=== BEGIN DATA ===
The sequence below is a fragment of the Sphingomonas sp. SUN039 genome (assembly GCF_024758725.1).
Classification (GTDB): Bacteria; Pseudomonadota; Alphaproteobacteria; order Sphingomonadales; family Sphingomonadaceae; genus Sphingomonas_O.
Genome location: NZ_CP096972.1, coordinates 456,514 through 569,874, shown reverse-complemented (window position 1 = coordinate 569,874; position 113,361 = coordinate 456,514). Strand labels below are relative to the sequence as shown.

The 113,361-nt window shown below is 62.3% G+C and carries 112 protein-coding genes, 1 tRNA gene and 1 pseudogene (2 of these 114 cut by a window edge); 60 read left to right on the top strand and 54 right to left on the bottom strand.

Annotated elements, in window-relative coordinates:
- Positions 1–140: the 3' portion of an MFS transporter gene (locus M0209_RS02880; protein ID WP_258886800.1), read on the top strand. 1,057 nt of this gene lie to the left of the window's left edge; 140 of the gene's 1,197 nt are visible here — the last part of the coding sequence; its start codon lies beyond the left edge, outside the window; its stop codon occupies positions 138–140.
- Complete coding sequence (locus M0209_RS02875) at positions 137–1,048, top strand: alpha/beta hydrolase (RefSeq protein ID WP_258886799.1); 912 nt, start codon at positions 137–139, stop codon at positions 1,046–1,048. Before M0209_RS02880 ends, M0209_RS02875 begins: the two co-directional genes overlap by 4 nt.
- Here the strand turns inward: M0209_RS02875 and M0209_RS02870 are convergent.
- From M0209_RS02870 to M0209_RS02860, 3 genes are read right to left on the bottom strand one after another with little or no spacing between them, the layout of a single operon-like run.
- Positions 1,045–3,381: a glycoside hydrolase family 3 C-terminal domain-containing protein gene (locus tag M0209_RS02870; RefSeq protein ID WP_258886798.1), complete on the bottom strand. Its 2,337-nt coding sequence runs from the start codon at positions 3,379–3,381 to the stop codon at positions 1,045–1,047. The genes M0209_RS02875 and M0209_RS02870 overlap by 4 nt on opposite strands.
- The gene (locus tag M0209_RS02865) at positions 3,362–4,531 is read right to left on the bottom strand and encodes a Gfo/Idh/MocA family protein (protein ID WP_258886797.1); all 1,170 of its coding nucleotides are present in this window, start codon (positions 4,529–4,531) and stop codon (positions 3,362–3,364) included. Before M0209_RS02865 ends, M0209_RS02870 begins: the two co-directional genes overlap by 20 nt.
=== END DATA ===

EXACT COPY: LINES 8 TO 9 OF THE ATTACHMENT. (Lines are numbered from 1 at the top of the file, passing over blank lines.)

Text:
- Here the strand turns inward: M0209_RS02875 and M0209_RS02870 are convergent.
- From M0209_RS02870 to M0209_RS02860, 3 genes are read right to left on the bottom strand one after another with little or no spacing between them, the layout of a single operon-like run.